by Stan Tatkin, PsyD, MFT,
In matters of betrayal—lying, cheating, stealing—the breach of the attachment system is acute and often long lasting and can be understood neurologically as a trauma-related problem.
Franklin and Zeynep, a couple in their early 40s with two young children, came to therapy because of a discovered set of sexual affairs. Franklin, an American-born academician, was found to have an affair with one of his students. Zeynep, a Turkish-born emergency room nurse, discovered the affair after accidentally viewing Franklin’s phone text messages. The texts were explicitly sexual and contained incontrovertible evidence of Franklin’s deceptions and betrayals. Although Franklin was contrite and desperately wanted to be let back into the relationship, he had great difficulty dealing with Zeynep’s unrelenting preoccupation with his affair. She wanted to know details. Fearful of making matters worse, he refused to give details. Zeynep would wake up in the middle of the night crying, and suddenly burst into a rage while they drove to dinner. She did not want Franklin to touch her. He was not to sleep in their marital bed. Franklin’s patience was at an end. He began to believe that Zeynep was purposely punishing him and was invested in making his life a living hell. Neither partner wanted the relationship to end, but neither could escape the strong wake of the betrayal itself.
PACT therapists will recognize that betrayal by a primary attachment figure is likely to be processed as trauma. Betrayals in adult romantic partnerships most commonly revolve around sex and/or finances, but central to all betrayals is the matter of deception. Partners who feel deceived by their loved ones suffer a particular kind of loss that can affect the historical memory of that relationship. Deceived partners will review the entire relationship in an attempt to reorganize their experiences of self and other. This review reorients the memory toward doubt, fear, and rage. In Zeynep’s case, we see that she could not stop thinking about Franklin’s betrayal and demanding details. Even though he did not provide details, her brain filled in its own details, which fed her doubt and fear. Flooded by these emotions, she would alternately withdraw from him and rage at him.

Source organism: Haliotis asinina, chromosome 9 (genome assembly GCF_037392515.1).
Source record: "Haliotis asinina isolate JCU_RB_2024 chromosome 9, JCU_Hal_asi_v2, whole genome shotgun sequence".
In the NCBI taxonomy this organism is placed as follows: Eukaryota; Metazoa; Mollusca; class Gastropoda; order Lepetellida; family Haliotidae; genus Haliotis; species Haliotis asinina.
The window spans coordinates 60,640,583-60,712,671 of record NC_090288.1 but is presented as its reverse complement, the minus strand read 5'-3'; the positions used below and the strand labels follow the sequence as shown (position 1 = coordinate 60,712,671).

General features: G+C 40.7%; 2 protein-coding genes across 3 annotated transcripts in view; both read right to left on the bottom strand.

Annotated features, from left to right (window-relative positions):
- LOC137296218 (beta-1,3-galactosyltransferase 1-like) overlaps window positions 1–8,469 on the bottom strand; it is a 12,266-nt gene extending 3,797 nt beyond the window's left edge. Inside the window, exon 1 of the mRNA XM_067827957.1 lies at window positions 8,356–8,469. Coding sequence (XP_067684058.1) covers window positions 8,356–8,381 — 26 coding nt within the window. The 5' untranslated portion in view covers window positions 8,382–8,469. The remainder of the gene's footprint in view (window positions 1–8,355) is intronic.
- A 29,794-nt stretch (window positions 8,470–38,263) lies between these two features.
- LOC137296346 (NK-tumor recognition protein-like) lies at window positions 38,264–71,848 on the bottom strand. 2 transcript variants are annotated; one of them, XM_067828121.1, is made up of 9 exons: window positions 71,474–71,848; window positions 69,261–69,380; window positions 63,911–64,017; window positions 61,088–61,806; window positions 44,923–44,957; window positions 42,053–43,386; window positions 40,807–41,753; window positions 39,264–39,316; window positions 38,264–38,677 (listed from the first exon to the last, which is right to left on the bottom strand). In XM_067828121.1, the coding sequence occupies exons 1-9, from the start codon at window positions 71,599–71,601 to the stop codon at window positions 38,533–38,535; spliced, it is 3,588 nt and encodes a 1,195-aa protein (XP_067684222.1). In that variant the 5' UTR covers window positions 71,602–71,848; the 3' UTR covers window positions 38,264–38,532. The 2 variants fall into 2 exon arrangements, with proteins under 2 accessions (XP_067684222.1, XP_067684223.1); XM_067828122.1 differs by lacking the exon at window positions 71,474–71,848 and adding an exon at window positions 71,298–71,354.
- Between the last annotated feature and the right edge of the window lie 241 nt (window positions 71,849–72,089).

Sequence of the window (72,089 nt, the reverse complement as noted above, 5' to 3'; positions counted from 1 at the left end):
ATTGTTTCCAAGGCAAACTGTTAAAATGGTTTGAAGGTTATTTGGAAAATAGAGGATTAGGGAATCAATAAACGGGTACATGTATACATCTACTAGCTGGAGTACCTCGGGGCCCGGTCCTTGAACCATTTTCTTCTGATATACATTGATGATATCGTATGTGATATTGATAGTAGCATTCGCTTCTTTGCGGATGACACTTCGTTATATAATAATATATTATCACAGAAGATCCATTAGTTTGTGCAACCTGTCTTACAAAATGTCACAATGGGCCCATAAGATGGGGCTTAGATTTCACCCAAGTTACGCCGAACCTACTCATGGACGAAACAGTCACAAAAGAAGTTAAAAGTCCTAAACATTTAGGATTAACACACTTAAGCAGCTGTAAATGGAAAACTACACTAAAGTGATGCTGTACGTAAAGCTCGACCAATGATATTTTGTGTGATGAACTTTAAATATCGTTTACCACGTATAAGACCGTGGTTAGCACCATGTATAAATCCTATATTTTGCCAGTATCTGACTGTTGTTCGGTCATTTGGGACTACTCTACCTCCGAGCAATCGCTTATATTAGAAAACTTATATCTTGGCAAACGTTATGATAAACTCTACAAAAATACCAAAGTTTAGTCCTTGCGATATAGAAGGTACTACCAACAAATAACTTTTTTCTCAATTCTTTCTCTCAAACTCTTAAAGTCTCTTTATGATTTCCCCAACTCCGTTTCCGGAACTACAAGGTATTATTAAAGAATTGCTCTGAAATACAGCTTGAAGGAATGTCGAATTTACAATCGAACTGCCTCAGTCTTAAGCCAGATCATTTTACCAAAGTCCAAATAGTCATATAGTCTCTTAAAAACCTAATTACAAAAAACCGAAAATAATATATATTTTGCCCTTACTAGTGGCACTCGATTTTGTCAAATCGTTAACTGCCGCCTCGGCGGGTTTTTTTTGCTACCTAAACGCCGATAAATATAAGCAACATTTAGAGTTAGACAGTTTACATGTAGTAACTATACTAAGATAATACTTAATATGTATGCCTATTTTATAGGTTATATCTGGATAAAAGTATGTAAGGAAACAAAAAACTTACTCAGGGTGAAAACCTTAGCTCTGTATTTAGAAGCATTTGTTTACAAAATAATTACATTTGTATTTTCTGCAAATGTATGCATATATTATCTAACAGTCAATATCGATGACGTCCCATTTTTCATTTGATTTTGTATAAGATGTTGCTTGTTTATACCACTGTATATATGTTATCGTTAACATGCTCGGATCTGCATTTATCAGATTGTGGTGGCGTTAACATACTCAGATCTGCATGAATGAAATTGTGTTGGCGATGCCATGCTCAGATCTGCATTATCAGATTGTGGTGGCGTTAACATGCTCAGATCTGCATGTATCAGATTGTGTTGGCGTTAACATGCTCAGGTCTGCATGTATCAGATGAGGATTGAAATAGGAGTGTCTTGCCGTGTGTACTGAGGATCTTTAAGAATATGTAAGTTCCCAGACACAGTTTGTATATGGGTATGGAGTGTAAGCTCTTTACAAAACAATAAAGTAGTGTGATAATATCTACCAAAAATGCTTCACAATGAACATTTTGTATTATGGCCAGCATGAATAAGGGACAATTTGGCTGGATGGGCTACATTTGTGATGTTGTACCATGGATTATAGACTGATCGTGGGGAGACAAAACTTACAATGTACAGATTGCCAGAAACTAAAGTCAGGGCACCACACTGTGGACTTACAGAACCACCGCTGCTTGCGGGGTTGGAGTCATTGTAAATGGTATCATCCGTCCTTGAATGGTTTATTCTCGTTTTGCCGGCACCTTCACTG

Once initiated, this review process cannot be interrupted because the brain must reorganize and adapt to the new information. As in PTSD, the brain and body must metabolize the trauma and cope with amygdalar hyperactivity as the amygdala responds to multiple internal and external triggers. However, different from PTSD, betrayal forces a hippocampal review and re-contextualization of the past with new information from the present. PTSD usually does not compel the brain to review past events; in fact, victims of PTSD commonly wish to avoid any review of the traumatic event, and their hippocampal function can be compromised by the traumatic event.
Betrayal, therefore, usually leads to a preoccupation with the new reality-shattering information. This presents an enormous challenge to the couple attempting to recover from it. Like Zeynep, the victim cannot stop being preoccupied with the past, present, and future, nor escape the emotional volatility that accompanies this process. The perpetrator therefore must tolerate the other partner’s perseveration and emotional volatility, as well as the constant questioning, grief, and anger that come with the healing process. In this case, Franklin had to learn patience for the couple to have any chance at rebuilding their relationship. Somewhat ironically, the perpetrator is in a unique position as not only the cause of the trauma but also its solution. This is not an easy task for the perpetrator to perform. Yet, the PACT therapist takes the position that the betraying partner must provide ongoing and sufficient support to regulate disturbing states related to the trauma whenever they arise.
Copyright © 2003-2014 Stan Tatkin, PsyD – all rights reserved